Typically, in order to be admitted to a PsyD program, you need a bachelor’s and master’s degree. It helps to have those degrees in the same field, though it is less important for your undergraduate degree. You don’t even necessarily need a psychology-related master’s degree, as long as it was somewhat related to the field: for instance, education or social work. Some programs may be willing to look even further afield for candidates.

SEE ALSO: Top 5 Online PsyD in School Psychology Programs

Most programs require between 3 and 5 years of study, depending on how quickly you complete your classes and whether you are working at the same time. If you focus in multiple areas, that may also extend your time in the program. Remember that there is a teaching component of almost any doctoral program, so you’ll need to make time for that around your own studies and other work you might do.

SEE ALSO: Top 5 Educational Psychology Ph.D. Online Programs

Exact courses will vary depending on your interest areas and program, but most students will learn advanced psychological principles and techniques, ethics and legal principles, research study design, data collection and analysis, and scientific writing.

How Do You Apply?

Application for a degree in school psychology may take different forms depending on what program you’re applying to and what prerequisites they require for entrance. However, your application will include several basic components:

  • Transcripts: Any program considering you will need to see your past school performance. Typically they require all transcripts from any school ever attended, whether or not you graduated from that school. Don’t be nervous if you have less than stellar grades from an undergraduate program, though. As long as you achieved good marks in graduate school, you should be good.
  • Test scores: Most doctoral programs require GRE scores from the last 5 years. If you took them recently for entrance to a master’s program, you can usually submit those same scores. However, if your scores are outdated or you never took the GREs, you’ll need to plan in time to study for them.
  • Application: Every program has its own application. Today, they are usually online. Make careful note of the deadlines, since they are almost always unforgiving.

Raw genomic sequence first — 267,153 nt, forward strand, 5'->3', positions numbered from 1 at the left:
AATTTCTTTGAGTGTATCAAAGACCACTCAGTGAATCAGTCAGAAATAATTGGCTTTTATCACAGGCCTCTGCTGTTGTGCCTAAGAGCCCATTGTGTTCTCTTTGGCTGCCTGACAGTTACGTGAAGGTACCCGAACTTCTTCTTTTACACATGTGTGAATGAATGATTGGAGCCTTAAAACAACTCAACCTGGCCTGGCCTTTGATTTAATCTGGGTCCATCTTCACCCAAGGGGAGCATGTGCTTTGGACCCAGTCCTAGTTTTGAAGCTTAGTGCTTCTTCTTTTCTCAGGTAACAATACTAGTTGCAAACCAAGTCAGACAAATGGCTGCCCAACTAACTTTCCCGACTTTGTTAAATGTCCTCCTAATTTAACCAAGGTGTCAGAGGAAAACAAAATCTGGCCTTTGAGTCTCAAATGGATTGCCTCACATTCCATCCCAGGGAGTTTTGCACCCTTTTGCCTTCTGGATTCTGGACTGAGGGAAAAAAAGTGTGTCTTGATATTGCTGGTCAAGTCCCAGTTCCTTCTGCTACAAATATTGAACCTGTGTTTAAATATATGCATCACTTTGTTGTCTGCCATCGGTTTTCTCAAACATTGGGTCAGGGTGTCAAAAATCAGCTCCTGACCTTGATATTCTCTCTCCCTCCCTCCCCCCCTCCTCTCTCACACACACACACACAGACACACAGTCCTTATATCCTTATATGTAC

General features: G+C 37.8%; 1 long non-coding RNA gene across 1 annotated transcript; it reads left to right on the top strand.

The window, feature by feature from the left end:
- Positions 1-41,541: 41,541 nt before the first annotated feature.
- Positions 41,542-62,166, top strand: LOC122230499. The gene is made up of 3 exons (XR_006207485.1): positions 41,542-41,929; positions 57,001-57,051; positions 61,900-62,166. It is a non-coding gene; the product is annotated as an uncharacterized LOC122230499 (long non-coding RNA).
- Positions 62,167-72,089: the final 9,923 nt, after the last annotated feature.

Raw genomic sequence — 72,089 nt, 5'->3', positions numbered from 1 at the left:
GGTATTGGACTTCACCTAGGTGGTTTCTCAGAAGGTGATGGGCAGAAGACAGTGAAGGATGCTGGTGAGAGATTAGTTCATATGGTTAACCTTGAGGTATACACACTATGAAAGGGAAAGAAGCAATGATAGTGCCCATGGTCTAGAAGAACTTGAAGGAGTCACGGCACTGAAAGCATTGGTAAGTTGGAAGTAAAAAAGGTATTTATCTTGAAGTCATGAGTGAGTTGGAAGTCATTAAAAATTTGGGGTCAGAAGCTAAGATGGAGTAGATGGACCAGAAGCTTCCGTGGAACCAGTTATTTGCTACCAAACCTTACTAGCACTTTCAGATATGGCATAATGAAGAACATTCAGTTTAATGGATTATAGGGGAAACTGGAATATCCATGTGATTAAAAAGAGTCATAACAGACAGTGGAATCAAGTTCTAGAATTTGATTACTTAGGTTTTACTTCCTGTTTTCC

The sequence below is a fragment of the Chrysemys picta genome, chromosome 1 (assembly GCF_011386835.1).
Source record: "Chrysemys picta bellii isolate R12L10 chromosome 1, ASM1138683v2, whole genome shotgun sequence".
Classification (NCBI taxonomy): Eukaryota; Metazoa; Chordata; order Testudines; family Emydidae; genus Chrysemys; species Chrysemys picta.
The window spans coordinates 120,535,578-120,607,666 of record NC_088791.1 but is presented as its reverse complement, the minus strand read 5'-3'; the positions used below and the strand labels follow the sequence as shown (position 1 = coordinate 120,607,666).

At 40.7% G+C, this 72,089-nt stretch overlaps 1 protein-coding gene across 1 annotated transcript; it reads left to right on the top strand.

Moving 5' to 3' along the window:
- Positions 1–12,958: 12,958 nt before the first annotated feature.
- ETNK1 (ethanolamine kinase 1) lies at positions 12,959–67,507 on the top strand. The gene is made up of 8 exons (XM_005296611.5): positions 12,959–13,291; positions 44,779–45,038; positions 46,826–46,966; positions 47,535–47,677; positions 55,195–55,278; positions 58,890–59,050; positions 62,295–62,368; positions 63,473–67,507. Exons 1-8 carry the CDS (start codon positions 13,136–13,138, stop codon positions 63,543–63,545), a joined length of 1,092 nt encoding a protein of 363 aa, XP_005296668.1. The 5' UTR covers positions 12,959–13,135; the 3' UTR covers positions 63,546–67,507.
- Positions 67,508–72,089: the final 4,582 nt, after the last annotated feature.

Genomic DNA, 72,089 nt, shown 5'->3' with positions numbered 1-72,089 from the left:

• Letter of intent or essay: Most programs require that you submit a letter of intent or essay for entrance. This may explain an important event in your life or may simply describe why you want to enter the program and what you believe you can add to it. Note that admissions officers are looking for an ability to write as much as for good subject matter, so if you’re not the best editor, make sure to send it on to someone who can help.

Again, each program is different, so don’t assume that the above components are it. Instead, speak with the admissions department at each school to which you are applying to get the right information.

What Are the Exams and Licensing Like?

Doctor of Psychology programs will prepare you to practice psychology in a school setting, but you still need to take exams and get a license before you can begin. If you have been practicing for years after getting a master’s degree and your license is still current, you can skip this part and simply apply your new knowledge to a job old or new.

However, if you have not yet taken the Examination for Professional Practice in Psychology (EPPP) – the standard test used by the United States to determine eligibility for licensing – then you need to do so at the conclusion of your program. That, along with a specified number of clinical hours during your program and possibly post-graduation practice hours, are required to get your license.

Job Outlook for School Psychologists with a PsyD

According to U.S. News & World Report, school psychologists can expect to make an average of $75,000. Bear in mind that this is an average that includes people who only have master’s degrees. With a PsyD, you will be at the top of your field with a salary to match. This will increase with every year in the field, so by the apex of your psychology career you can easily make six figures.

SEE ALSO: Salary Outlook Ph.D vs Psy.D. in School Psychology

Further Resources for Candidates in School Psychology

Need more resources? Here are a few of the best:

And that’s it. Best of luck!

NARROW YOUR PROGRAM SEARCH

Ann Steele, Ph.D.

Ann Steele, Ph.D.

Editor-In-Chief

Ann Steele, Ph.D., is Editor-In-Chief of PsydPrograms.org. Ann has training as a clinical psychologist and psychoanalyst who has worked with adults, couples, adolescents, and preteens throughout San Diego county.